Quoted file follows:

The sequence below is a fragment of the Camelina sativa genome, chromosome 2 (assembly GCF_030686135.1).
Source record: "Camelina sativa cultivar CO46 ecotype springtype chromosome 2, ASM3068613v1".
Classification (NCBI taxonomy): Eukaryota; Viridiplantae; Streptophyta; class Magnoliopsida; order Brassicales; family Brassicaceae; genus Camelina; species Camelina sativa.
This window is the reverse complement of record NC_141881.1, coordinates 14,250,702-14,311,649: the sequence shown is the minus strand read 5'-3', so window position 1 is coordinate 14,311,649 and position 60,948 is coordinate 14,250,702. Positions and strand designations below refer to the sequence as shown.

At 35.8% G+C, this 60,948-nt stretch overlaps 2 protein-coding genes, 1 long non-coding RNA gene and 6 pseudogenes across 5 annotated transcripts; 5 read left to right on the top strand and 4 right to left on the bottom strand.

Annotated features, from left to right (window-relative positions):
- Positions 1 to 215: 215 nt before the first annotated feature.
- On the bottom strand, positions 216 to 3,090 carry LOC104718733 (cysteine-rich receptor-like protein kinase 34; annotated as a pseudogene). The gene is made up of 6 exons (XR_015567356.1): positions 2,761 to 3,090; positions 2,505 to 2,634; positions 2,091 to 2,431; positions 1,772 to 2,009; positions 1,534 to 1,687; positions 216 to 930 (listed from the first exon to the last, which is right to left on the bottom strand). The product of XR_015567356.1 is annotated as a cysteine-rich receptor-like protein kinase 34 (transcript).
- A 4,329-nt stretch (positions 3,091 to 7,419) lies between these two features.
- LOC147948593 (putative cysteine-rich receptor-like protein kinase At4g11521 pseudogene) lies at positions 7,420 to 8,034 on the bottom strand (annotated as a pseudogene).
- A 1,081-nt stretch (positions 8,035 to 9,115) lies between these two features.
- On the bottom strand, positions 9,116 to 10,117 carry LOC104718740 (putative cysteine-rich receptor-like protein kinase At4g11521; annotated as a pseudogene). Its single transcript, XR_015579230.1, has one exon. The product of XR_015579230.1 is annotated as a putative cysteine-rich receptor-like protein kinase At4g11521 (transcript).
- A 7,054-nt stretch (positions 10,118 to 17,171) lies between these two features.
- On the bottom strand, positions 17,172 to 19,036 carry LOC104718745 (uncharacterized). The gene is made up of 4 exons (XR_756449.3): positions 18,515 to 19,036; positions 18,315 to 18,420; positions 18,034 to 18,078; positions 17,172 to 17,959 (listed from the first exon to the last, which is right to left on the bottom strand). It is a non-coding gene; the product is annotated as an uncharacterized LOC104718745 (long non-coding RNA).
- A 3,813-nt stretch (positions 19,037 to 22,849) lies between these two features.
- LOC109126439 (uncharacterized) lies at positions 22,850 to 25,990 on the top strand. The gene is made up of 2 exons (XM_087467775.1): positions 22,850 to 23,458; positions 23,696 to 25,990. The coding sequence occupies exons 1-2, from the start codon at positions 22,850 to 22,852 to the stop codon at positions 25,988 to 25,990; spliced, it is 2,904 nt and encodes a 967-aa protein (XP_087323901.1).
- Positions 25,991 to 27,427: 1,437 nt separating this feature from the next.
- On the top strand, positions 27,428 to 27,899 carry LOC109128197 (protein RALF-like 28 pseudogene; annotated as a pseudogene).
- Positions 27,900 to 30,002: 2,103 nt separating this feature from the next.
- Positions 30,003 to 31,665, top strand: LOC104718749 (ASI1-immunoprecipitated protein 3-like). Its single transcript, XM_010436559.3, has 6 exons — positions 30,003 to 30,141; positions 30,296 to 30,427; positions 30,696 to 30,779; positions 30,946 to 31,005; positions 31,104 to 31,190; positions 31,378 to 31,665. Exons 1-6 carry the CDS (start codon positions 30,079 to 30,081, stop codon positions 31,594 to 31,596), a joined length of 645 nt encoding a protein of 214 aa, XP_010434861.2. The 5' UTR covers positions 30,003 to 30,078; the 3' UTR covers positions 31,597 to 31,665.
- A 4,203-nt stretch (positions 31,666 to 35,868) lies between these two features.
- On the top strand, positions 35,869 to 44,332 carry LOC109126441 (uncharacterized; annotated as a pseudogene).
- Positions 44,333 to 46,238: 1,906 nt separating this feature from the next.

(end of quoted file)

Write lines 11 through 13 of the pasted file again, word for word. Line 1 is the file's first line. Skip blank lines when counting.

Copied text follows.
- A 1,081-nt stretch (positions 8,035 to 9,115) lies between these two features.
- On the bottom strand, positions 9,116 to 10,117 carry LOC104718740 (putative cysteine-rich receptor-like protein kinase At4g11521; annotated as a pseudogene). Its single transcript, XR_015579230.1, has one exon. The product of XR_015579230.1 is annotated as a putative cysteine-rich receptor-like protein kinase At4g11521 (transcript).
- A 7,054-nt stretch (positions 10,118 to 17,171) lies between these two features.